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Proceedings of the American Catholic Philosophical Association

Volume 88, 2014

Dispositions, Habits, and Virtues

Errin D. Clark
Pages 85-99
DOI: 10.5840/acpaproc2015122433

How Aristotelian is Contemporary Dispositionalist Metaphysics? A Tale of Two Distinctions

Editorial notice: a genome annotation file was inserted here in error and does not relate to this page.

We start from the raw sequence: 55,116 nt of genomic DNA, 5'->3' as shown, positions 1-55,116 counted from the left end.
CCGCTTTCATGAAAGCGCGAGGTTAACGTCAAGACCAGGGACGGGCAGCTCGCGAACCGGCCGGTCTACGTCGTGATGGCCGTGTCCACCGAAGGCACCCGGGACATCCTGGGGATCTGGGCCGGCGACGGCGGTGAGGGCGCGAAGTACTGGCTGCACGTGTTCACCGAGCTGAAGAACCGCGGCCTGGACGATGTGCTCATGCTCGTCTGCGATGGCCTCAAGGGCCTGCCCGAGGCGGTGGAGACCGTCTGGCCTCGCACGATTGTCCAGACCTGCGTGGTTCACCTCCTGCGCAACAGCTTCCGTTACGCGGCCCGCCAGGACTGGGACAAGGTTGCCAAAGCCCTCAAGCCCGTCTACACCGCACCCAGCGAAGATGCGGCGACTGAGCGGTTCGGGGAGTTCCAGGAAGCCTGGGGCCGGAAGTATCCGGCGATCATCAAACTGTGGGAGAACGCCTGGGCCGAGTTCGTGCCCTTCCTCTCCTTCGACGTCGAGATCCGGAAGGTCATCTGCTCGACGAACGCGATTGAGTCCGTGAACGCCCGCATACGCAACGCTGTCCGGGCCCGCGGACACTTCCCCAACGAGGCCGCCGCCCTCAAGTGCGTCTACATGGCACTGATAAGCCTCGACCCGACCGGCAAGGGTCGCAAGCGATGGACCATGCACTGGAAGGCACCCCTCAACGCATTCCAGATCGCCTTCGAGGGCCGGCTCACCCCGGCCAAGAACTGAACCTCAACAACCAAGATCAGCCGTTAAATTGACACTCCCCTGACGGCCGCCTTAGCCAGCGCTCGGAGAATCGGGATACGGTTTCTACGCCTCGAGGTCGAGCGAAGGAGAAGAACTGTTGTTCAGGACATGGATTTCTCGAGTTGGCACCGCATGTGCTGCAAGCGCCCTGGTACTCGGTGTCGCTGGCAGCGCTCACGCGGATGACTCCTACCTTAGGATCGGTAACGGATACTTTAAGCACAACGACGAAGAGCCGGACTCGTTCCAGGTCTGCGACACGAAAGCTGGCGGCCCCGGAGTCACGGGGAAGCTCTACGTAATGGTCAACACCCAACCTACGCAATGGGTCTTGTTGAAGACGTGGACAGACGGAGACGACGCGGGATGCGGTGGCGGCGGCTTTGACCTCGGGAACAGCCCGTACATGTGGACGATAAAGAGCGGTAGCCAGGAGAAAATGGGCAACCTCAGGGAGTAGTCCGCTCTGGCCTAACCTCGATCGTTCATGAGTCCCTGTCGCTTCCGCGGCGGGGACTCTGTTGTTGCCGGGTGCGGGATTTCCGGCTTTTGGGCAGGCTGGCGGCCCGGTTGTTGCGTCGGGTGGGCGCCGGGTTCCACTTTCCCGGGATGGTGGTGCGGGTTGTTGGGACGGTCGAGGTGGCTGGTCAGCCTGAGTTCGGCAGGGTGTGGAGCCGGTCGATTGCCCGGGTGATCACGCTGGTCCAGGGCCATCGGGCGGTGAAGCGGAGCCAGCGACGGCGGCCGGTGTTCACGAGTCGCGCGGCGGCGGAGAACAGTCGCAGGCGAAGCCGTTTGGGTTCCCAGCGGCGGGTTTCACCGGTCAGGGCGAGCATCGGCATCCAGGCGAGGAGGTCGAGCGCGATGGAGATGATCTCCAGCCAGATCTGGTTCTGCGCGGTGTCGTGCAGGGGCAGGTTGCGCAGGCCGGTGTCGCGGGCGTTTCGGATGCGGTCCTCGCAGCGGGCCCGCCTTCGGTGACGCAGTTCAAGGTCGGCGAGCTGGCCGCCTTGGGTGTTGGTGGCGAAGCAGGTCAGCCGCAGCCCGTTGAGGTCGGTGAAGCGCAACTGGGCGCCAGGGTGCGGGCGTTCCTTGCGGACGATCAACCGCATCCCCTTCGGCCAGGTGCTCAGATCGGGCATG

Exciting and important work on the metaphysics of causal powers and dispositions is currently under way. Much of it has been branded as a return to Aristotelian metaphysics, as it seems to put agents and their actions back as ultimate principles of reality. Philosophers involved in this work often speak of a ‘categorical—dispositional’ distinction. And sometimes it is suggested that the distinction is, or is similar to, Aristotle’s distinction between act and potency. The aim of this paper is to assess the legitimacy of that suggestion by explicating both distinctions. I argue that in many recent ‘neo-Aristotelian’ accounts of dispositions a certain idea that lies at the heart of Aristotle’s metaphysics of act and potency is largely absent. This situation is unfortunate, for Aristotle’s idea suggests a surprising relationship between being and power and it flips a certain assumption, still made by many metaphysicians, on its head.

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